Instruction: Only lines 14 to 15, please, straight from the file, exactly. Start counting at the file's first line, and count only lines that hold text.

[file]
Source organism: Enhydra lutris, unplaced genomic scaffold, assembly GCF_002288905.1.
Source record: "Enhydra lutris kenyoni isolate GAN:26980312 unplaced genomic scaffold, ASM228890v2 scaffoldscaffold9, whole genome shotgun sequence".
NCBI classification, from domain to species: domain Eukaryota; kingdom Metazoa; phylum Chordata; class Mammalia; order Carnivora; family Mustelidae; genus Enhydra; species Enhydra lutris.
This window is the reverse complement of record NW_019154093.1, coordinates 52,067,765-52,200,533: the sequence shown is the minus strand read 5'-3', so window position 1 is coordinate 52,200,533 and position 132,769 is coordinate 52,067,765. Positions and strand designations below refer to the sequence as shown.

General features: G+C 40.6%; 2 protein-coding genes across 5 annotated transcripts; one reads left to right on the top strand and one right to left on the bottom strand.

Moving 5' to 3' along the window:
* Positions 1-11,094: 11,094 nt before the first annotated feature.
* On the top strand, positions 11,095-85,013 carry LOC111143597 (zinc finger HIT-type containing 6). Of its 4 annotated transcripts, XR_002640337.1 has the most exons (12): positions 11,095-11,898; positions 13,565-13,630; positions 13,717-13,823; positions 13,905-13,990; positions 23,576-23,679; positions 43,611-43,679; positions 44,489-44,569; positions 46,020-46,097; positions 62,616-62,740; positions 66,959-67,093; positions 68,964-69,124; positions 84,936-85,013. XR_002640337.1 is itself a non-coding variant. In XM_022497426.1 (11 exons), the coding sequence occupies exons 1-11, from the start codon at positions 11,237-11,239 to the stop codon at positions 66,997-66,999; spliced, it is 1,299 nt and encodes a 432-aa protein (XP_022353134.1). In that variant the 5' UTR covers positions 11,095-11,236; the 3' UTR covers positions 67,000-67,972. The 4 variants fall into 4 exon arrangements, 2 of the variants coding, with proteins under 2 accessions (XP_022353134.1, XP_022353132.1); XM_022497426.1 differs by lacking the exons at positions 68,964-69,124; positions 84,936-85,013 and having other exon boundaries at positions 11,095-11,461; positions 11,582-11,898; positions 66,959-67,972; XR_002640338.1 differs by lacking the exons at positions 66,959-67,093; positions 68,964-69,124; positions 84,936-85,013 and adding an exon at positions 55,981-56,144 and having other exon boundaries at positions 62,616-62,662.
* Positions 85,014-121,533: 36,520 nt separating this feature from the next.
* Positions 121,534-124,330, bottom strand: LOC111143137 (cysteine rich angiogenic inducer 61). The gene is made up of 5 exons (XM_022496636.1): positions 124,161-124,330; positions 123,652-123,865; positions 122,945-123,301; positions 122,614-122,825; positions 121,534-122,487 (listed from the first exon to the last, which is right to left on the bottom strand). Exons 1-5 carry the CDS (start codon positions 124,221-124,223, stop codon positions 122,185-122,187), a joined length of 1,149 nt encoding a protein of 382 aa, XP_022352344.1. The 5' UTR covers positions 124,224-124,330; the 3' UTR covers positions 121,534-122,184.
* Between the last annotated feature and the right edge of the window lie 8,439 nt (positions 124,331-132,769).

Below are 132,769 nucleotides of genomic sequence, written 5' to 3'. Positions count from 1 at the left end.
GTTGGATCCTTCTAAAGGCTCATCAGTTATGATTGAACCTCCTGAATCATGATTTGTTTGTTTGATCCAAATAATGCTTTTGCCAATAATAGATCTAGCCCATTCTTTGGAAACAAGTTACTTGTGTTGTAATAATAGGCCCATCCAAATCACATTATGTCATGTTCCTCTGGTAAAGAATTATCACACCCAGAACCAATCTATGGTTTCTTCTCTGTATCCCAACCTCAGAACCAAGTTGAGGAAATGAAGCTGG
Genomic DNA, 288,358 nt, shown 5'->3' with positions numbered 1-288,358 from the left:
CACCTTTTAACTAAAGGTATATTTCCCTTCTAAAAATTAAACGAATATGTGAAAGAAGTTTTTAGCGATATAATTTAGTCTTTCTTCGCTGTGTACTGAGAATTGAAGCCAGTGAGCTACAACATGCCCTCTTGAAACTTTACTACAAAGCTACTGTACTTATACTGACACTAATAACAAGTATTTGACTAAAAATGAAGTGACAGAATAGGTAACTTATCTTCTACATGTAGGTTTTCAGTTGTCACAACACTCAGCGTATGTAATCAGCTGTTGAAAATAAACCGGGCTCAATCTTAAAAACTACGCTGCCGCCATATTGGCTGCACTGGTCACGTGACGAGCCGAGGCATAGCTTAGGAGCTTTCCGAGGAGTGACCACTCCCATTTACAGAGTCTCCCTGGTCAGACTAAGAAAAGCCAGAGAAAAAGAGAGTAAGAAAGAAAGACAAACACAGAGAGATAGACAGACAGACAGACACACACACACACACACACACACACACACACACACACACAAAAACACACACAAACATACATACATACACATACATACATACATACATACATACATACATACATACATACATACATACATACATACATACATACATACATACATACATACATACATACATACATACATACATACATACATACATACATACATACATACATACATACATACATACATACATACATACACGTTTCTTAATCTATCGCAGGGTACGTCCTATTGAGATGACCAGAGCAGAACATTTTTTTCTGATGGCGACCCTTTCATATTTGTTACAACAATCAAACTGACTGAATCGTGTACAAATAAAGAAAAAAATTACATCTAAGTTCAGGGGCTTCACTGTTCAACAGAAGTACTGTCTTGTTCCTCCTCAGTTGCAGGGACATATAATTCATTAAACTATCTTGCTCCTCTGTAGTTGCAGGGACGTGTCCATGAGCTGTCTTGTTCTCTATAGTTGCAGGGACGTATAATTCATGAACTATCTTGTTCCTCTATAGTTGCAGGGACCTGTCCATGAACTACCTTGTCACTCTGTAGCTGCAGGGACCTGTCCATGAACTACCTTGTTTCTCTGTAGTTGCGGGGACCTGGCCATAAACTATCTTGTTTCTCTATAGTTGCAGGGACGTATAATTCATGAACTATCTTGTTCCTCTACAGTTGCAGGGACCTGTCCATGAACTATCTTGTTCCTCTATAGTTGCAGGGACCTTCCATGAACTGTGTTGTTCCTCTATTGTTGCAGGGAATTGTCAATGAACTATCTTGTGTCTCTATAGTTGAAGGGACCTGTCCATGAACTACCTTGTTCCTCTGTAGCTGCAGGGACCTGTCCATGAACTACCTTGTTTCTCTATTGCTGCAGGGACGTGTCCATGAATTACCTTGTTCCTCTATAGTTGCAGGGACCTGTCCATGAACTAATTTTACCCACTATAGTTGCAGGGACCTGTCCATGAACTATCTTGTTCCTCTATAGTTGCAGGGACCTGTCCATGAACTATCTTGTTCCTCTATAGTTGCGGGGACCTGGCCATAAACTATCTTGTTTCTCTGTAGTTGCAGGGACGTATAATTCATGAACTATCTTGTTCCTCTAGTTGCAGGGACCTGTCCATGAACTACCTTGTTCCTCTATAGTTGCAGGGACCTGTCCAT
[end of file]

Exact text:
Genomic DNA, 288,358 nt, shown 5'->3' with positions numbered 1-288,358 from the left:
CACCTTTTAACTAAAGGTATATTTCCCTTCTAAAAATTAAACGAATATGTGAAAGAAGTTTTTAGCGATATAATTTAGTCTTTCTTCGCTGTGTACTGAGAATTGAAGCCAGTGAGCTACAACATGCCCTCTTGAAACTTTACTACAAAGCTACTGTACTTATACTGACACTAATAACAAGTATTTGACTAAAAATGAAGTGACAGAATAGGTAACTTATCTTCTACATGTAGGTTTTCAGTTGTCACAACACTCAGCGTATGTAATCAGCTGTTGAAAATAAACCGGGCTCAATCTTAAAAACTACGCTGCCGCCATATTGGCTGCACTGGTCACGTGACGAGCCGAGGCATAGCTTAGGAGCTTTCCGAGGAGTGACCACTCCCATTTACAGAGTCTCCCTGGTCAGACTAAGAAAAGCCAGAGAAAAAGAGAGTAAGAAAGAAAGACAAACACAGAGAGATAGACAGACAGACAGACACACACACACACACACACACACACACACACACACACACAAAAACACACACAAACATACATACATACACATACATACATACATACATACATACATACATACATACATACATACATACATACATACATACATACATACATACATACATACATACATACATACATACATACATACATACATACATACATACATACATACATACATACATACATACATACATACATACACGTTTCTTAATCTATCGCAGGGTACGTCCTATTGAGATGACCAGAGCAGAACATTTTTTTCTGATGGCGACCCTTTCATATTTGTTACAACAATCAAACTGACTGAATCGTGTACAAATAAAGAAAAAAATTACATCTAAGTTCAGGGGCTTCACTGTTCAACAGAAGTACTGTCTTGTTCCTCCTCAGTTGCAGGGACATATAATTCATTAAACTATCTTGCTCCTCTGTAGTTGCAGGGACGTGTCCATGAGCTGTCTTGTTCTCTATAGTTGCAGGGACGTATAATTCATGAACTATCTTGTTCCTCTATAGTTGCAGGGACCTGTCCATGAACTACCTTGTCACTCTGTAGCTGCAGGGACCTGTCCATGAACTACCTTGTTTCTCTGTAGTTGCGGGGACCTGGCCATAAACTATCTTGTTTCTCTATAGTTGCAGGGACGTATAATTCATGAACTATCTTGTTCCTCTACAGTTGCAGGGACCTGTCCATGAACTATCTTGTTCCTCTATAGTTGCAGGGACCTTCCATGAACTGTGTTGTTCCTCTATTGTTGCAGGGAATTGTCAATGAACTATCTTGTGTCTCTATAGTTGAAGGGACCTGTCCATGAACTACCTTGTTCCTCTGTAGCTGCAGGGACCTGTCCATGAACTACCTTGTTTCTCTATTGCTGCAGGGACGTGTCCATGAATTACCTTGTTCCTCTATAGTTGCAGGGACCTGTCCATGAACTAATTTTACCCACTATAGTTGCAGGGACCTGTCCATGAACTATCTTGTTCCTCTATAGTTGCAGGGACCTGTCCATGAACTATCTTGTTCCTCTATAGTTGCGGGGACCTGGCCATAAACTATCTTGTTTCTCTGTAGTTGCAGGGACGTATAATTCATGAACTATCTTGTTCCTCTAGTTGCAGGGACCTGTCCATGAACTACCTTGTTCCTCTATAGTTGCAGGGACCTGTCCAT